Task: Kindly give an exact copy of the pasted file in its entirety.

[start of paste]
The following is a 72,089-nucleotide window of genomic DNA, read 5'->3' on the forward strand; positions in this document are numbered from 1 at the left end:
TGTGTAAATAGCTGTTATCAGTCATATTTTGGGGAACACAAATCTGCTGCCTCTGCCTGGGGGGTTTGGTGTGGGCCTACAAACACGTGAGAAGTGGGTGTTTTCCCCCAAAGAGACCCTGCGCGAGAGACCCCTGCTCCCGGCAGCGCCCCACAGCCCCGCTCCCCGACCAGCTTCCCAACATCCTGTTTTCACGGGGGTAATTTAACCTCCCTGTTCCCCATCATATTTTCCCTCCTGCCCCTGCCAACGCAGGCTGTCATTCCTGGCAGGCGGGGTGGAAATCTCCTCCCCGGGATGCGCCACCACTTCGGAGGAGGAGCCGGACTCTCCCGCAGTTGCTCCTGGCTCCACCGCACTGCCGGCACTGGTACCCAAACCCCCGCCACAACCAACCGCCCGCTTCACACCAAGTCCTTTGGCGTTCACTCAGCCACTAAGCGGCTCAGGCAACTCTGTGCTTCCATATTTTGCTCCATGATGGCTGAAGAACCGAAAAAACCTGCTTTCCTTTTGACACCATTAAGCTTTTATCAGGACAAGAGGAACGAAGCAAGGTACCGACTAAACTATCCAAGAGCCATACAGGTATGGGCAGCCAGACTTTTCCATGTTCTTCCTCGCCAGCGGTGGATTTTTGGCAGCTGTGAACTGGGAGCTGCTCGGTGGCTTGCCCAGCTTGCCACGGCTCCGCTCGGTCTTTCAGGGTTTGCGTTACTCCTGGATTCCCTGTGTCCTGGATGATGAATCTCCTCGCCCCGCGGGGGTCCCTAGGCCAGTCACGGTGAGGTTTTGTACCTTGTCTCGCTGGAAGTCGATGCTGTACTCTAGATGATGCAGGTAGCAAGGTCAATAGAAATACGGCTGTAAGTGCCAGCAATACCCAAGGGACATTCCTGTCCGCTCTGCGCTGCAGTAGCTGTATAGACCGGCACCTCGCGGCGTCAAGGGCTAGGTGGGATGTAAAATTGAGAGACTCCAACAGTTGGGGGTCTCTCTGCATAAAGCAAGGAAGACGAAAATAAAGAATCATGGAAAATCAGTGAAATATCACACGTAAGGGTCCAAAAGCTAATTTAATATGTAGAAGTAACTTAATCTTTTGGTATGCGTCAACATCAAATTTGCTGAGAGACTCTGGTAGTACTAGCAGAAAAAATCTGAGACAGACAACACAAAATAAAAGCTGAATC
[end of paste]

The following is a 72,089-nucleotide window of genomic DNA, read 5'->3' on the forward strand; positions in this document are numbered from 1 at the left end:
TGTGTAAATAGCTGTTATCAGTCATATTTTGGGGAACACAAATCTGCTGCCTCTGCCTGGGGGGTTTGGTGTGGGCCTACAAACACGTGAGAAGTGGGTGTTTTCCCCCAAAGAGACCCTGCGCGAGAGACCCCTGCTCCCGGCAGCGCCCCACAGCCCCGCTCCCCGACCAGCTTCCCAACATCCTGTTTTCACGGGGGTAATTTAACCTCCCTGTTCCCCATCATATTTTCCCTCCTGCCCCTGCCAACGCAGGCTGTCATTCCTGGCAGGCGGGGTGGAAATCTCCTCCCCGGGATGCGCCACCACTTCGGAGGAGGAGCCGGACTCTCCCGCAGTTGCTCCTGGCTCCACCGCACTGCCGGCACTGGTACCCAAACCCCCGCCACAACCAACCGCCCGCTTCACACCAAGTCCTTTGGCGTTCACTCAGCCACTAAGCGGCTCAGGCAACTCTGTGCTTCCATATTTTGCTCCATGATGGCTGAAGAACCGAAAAAACCTGCTTTCCTTTTGACACCATTAAGCTTTTATCAGGACAAGAGGAACGAAGCAAGGTACCGACTAAACTATCCAAGAGCCATACAGGTATGGGCAGCCAGACTTTTCCATGTTCTTCCTCGCCAGCGGTGGATTTTTGGCAGCTGTGAACTGGGAGCTGCTCGGTGGCTTGCCCAGCTTGCCACGGCTCCGCTCGGTCTTTCAGGGTTTGCGTTACTCCTGGATTCCCTGTGTCCTGGATGATGAATCTCCTCGCCCCGCGGGGGTCCCTAGGCCAGTCACGGTGAGGTTTTGTACCTTGTCTCGCTGGAAGTCGATGCTGTACTCTAGATGATGCAGGTAGCAAGGTCAATAGAAATACGGCTGTAAGTGCCAGCAATACCCAAGGGACATTCCTGTCCGCTCTGCGCTGCAGTAGCTGTATAGACCGGCACCTCGCGGCGTCAAGGGCTAGGTGGGATGTAAAATTGAGAGACTCCAACAGTTGGGGGTCTCTCTGCATAAAGCAAGGAAGACGAAAATAAAGAATCATGGAAAATCAGTGAAATATCACACGTAAGGGTCCAAAAGCTAATTTAATATGTAGAAGTAACTTAATCTTTTGGTATGCGTCAACATCAAATTTGCTGAGAGACTCTGGTAGTACTAGCAGAAAAAATCTGAGACAGACAACACAAAATAAAAGCTGAATC